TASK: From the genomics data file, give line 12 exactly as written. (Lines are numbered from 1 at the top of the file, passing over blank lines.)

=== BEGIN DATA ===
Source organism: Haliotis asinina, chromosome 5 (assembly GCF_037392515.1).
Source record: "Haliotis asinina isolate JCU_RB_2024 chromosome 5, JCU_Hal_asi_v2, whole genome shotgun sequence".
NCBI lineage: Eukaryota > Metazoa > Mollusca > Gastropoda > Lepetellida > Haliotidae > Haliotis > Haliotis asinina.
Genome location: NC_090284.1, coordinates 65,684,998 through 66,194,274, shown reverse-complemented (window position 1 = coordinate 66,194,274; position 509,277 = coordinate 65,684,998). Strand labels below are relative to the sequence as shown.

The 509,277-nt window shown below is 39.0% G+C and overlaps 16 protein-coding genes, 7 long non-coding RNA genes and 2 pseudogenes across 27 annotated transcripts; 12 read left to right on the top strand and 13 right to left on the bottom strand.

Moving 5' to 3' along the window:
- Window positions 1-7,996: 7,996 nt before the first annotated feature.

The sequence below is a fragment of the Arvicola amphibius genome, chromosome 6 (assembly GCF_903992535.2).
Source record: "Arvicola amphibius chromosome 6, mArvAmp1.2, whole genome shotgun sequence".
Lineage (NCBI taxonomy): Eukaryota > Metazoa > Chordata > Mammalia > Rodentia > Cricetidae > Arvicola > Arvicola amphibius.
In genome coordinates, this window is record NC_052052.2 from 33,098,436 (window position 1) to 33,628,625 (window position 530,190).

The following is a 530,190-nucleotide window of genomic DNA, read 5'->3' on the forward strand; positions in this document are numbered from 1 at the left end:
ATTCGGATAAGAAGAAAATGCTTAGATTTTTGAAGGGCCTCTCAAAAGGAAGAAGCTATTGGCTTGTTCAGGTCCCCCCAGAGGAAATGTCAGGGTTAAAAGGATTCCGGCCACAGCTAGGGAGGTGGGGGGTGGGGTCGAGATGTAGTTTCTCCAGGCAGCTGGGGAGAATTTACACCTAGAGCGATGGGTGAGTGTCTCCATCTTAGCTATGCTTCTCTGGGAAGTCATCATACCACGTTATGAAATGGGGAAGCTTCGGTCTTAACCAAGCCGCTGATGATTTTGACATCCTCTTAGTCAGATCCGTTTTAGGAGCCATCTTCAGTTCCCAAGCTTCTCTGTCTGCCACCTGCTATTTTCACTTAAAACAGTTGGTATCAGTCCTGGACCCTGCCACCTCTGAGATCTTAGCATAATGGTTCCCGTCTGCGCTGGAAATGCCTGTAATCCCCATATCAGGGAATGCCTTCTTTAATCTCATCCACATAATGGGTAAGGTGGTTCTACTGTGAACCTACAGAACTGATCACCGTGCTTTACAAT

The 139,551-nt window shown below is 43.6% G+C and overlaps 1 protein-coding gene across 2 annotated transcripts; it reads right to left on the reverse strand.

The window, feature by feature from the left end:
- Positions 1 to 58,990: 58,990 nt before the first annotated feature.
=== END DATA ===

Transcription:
The following is a 530,190-nucleotide window of genomic DNA, read 5'->3' on the forward strand; positions in this document are numbered from 1 at the left end: